Top 5 Most Memorable Marches in History

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People march for many reasons. They march to support a cause close to their hearts or they march to oppose that which they see as unjust. They march off to war or they march back home and celebrate victory. They march to show holiday spirit or hometown pride. Or they march because they have no other choice. Every once in a while, a march ends up memorable enough to make its way into the history books. The five marches we are discussing today are similar only in their historical significance and in the fact that they involved people using their feet—beyond those similarities these treks are radically different from one another.

5 Mahatma Gandhi and the Salt March to Dandi

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The Salt March was the defining moment of modern nonviolent civil disobedience as a method of protest. It was also the defining moment of India’s independence movement, which eventually led to the end of British rule. On March 2nd, 1930, under the leadership of Mohandas Gandhi, a throng of Indians pledged to disobey laws levying huge taxes on salt production, and began to march along the coast near the village of Dandi, a known salt-producing region. By the end of the 250 mile trek, Gandhi had been joined by tens of thousands of supporters. Their harsh treatment at the hands of the Brits, which included beatings and jailing, was witnessed by the entire world. The seeds of Indian independence were sewn, as was the inspiration for future nonviolent protests, such as those led by Martin Luther King and Nelson Mandela.

4 The March From Selma to Montgomery

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On March 7th, 1965, a day that would come to be known as “Bloody Sunday,” a group of around 600 Civil Rights demonstrators began a march from the town of Selma, AL, headed for the capitol city, Montgomery. The main cause for this march was to protest the illegal disenfranchisement of thousands of black Alabamans. In response to these citizens peacefully seeking the rights they were due, the police unleashed a torrent of violence, attacking the marchers with fire hoses, tear gas, clubs, dogs and more. Dozens of innocent people were injured and/or arrested. Fortunately, the national outrage at the authorities’ savagery sped up legislation aimed at enforcing equality, and the march ended up opening many Americans’ minds to the Civil Rights movement in general.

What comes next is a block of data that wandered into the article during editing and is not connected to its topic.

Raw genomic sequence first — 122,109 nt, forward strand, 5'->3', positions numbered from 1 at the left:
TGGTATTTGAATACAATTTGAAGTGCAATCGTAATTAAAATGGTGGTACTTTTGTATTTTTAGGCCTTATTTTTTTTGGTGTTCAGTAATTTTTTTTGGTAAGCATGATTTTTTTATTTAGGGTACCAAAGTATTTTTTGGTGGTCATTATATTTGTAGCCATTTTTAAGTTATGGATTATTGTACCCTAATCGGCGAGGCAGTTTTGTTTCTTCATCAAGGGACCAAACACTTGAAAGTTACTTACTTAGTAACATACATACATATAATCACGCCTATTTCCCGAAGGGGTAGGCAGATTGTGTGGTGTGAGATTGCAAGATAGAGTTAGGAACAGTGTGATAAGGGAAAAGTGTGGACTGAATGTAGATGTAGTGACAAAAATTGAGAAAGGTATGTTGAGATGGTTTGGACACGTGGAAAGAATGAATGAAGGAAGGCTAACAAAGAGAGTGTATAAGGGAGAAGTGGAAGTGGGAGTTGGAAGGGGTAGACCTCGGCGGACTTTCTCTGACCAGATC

3 Sherman’s March to the Sea

From mid-November to mid-December of 1864, General William Tecumseh Sherman led more than 60,000 Union troops on a path of destruction that helped ensure the demise of the Confederacy. The Savannah Campaign, as it was officially known, was of the first modern instances of “total war”: Sherman’s troops not only engaged with rebel forces, but also burned crops and towns, ruined roads, railways and bridges, and generally laid waste to all they could, thus defeating their enemies in combat and also denying them the means to regroup. The five week march led from Atlanta to Savannah, which fell to Sherman’s forces on December 21st.

2 The Bataan Death March

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One of the most tragic events of WWII took place early on during America’s involvement. It was April of 1942 when the Japanese army forced upwards of 80,000 prisoners of war, most of them Americans and Filipinos, to undertake an 80 mile march ostensibly meant to relocate them to a new prison facility. In practice, the march was as also used to kill off many thousands of prisoners. Soldiers ruthlessly murdered any who fell out of line or straggled behind, as many did from starvation and disease. Dozens of accounts of random killings and hundreds of tales of senseless beatings turned the grueling trek into a horror story.

1 The March on Washington

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The official name given to the march and subsequent rally was the March on Washington for Jobs and Freedom, but most today identify the event by the most famous of the many speeches given that day, August 28th, 1963: Martin Luther King Jr.’s “I Have a Dream” speech. The March on Washington was the seminal event of the burgeoning Civil Rights Movement, and one that left an indelible mark on American history. The 250,000 people that gathered that day helped to bring about the legal and societal changes that began the journey toward a truly just society, a march that continues to this day.

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